As digital devices become further assimilated into our daily lives, their use in education is the subject of fierce debate. Some argue that digital tools undermine traditional teaching methods, while others insist that they actually enhance the learning environment.
Is either side right, or does a mix of analogue and digital make the most sense in today’s classroom? Let’s investigate.
The days of blackboards and chalk are over. They’ve been replaced by interactive whiteboards; the new centrepiece of the modern classroom. From an interactive whiteboard, teachers can deliver presentations, save and distribute notes from class discussions, navigate to online resources, make each class more accessible for students with disabilities, and create a fun, flexible learning environment. Plus, schoolkids love the novelty of writing on an interactive whiteboard!
Some schools now loan their students a laptop or Chromebook to help support their learning, as well as to ensure that they have guaranteed access to the technology they need to complete assignments. Buying a machine for every learner can involve an expensive outlay for schools, but many are able to benefit from sponsorships or bulk-buy discounts.
Most schools prohibit the use of mobile phones in the classroom. However, some are integrating handheld technology into their classes. Tablets are generally less expensive than laptops and now offer similar functionality. They’re great for interactive, teacher-led tasks, as well as creative assignments, independent research, and reading.
Let’s not overlook the bastion of classroom technology: the humble desktop PC. These enduring machines still serve an important purpose in the modern learning environment. They provide access to online resources and software that requires a more powerful processor than tablets can offer while giving young people the chance to further develop their IT skills.
Circumstances like bad weather can lead to temporary school closures, which create unplanned breaks in learning. We’re now on the cusp of snow days becoming as archaic as blackboards. Teachers will be able to deliver their classes remotely to a full class of (possibly disgruntled) students, no matter the weather. So long as there is a steady internet connection, no one has to miss out, which is particularly good for locations with harsh winters or summers that create unsafe learning conditions in the classroom.
As VR technology continues to develop, learners will have access to immersive learning experiences. From maths games to historical re-enactments and virtual field trips, VR is likely to prove revolutionary in education.
The digital revolution has made information more accessible than ever before. From a computer or mobile device, students have access to an infinite number of resources to guide their learning and support their academic assignments.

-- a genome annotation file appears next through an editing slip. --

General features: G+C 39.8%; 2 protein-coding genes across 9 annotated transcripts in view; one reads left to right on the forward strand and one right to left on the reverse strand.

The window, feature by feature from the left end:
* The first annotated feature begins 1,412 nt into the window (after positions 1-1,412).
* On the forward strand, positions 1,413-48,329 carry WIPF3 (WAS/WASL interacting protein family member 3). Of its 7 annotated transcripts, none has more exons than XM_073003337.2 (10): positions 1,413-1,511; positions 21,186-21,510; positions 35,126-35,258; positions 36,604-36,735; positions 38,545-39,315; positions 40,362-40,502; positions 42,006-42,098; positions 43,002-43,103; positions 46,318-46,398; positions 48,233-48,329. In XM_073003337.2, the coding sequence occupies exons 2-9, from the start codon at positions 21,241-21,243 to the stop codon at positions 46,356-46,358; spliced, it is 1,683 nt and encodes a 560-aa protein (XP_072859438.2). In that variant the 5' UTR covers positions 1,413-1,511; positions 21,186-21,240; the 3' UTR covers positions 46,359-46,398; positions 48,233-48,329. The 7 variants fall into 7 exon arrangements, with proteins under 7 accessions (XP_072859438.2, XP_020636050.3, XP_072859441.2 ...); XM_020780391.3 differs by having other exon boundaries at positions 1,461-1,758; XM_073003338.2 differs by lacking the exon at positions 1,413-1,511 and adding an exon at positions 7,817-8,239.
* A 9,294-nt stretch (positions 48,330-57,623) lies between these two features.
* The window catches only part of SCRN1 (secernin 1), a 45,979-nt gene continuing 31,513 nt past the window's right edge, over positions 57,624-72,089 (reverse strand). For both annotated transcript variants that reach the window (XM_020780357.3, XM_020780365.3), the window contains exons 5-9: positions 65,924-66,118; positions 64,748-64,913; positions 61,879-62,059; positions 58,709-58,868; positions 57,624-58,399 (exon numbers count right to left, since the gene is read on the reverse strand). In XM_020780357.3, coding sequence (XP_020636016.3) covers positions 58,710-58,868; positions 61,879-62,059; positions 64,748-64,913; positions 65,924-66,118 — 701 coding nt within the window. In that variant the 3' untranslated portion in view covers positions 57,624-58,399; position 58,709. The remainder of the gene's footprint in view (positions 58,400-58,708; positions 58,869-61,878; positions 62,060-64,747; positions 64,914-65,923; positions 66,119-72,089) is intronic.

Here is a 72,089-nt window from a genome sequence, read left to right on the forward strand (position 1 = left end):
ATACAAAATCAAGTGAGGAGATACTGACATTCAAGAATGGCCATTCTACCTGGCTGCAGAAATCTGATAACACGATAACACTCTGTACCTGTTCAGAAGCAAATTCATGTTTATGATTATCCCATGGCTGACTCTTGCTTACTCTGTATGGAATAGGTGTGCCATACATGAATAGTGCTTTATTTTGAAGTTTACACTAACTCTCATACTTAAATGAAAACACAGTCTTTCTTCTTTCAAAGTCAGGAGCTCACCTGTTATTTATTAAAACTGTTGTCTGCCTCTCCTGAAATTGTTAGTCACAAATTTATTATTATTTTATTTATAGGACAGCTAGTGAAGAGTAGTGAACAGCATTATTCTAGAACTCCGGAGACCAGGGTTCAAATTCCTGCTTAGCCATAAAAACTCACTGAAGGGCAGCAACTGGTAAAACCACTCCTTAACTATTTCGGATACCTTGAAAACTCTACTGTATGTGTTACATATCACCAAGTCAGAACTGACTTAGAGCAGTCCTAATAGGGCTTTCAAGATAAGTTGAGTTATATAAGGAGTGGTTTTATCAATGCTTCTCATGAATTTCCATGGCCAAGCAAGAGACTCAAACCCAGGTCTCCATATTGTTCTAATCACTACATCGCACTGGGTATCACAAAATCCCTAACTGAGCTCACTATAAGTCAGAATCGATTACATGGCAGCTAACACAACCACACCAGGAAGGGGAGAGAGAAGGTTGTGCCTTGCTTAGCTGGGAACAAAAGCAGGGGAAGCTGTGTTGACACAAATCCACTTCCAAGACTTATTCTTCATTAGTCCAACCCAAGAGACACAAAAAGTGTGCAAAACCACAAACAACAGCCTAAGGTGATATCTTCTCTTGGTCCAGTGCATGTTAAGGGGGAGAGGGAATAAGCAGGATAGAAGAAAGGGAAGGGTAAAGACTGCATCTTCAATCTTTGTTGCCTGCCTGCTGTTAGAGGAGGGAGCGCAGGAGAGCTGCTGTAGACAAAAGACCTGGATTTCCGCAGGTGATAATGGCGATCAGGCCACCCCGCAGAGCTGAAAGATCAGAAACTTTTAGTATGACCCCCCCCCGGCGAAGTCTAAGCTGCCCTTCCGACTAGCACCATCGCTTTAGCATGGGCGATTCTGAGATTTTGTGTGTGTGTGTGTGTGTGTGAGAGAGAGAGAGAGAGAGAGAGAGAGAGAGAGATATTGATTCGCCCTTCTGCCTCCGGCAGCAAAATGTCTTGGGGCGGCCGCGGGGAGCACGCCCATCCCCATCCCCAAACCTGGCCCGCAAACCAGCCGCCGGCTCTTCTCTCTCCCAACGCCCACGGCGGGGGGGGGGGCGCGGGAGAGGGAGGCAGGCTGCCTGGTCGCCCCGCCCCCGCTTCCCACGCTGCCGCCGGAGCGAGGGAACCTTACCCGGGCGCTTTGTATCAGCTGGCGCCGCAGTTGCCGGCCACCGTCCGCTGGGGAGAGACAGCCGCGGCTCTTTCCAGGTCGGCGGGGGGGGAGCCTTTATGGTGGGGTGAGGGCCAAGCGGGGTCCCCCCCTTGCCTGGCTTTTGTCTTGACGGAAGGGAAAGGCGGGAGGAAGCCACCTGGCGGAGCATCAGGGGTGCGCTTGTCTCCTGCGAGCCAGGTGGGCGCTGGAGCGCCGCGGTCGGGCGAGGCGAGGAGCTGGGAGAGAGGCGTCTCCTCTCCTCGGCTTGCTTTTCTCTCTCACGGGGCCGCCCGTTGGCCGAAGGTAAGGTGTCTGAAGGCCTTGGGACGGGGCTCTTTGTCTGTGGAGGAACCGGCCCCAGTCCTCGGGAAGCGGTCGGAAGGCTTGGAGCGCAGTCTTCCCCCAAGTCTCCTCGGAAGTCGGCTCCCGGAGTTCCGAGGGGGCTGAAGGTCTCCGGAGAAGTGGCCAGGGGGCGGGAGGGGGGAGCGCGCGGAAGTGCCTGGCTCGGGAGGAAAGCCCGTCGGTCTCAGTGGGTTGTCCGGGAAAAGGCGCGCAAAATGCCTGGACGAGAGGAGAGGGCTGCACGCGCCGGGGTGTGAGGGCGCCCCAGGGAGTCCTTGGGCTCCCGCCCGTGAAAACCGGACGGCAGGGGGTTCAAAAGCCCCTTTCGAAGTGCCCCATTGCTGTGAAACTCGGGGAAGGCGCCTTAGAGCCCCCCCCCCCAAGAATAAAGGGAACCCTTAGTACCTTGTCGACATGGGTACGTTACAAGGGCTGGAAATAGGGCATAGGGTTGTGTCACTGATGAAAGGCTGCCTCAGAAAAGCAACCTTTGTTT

Reading about a historical event, an inspirational speech, or a far-flung corner of the world is one thing. Being able to watch or listen to it brings learning to life. Digital devices connect students with experiences they might otherwise never have.
Let’s be honest; kids are already pretty knowledgeable when it comes to computers! But the ability to channel their skills into research, assignments, and creative projects is an attribute that will stand young people in good stead as they grow up.
The amount of time young people spend in front of a screen has become a concern for many parents in recent years. Schools must be mindful of this and keep screen time to a minimum, particularly for younger children. Offline interactive learning experiences should also be encouraged.
Placing an emphasis on digital research without teaching offline research skills can prevent students from exploring libraries and other sources that offer unique, high-quality information..
Digital devices can prove distractingin the classroom if not properly managed. Parental controls should be used to prohibit non-educational browsing, and equipment should be packed away when not in use.
Technology in the classroom can be used to enrich the learning experience of students. When used appropriately, digital devices encourage independent research, interactive education, and better understanding of concepts that are otherwise difficult to grasp.
That said, analogue research and learning tools should still be promoted. Libraries are full of high-quality, information-dense resources, some of which can’t be found online. Exposing students to different learning strategies from an early age empowers them to gather material from diverse sources throughout their academic careers.
In short, digital devices do have a place in the modern classroom. They are part of a broader learning puzzle that pulls together digital and offline techniques, alongside real-life experiences and independent study. Finding a balance between all components creates an educational environment that allows all students to thrive.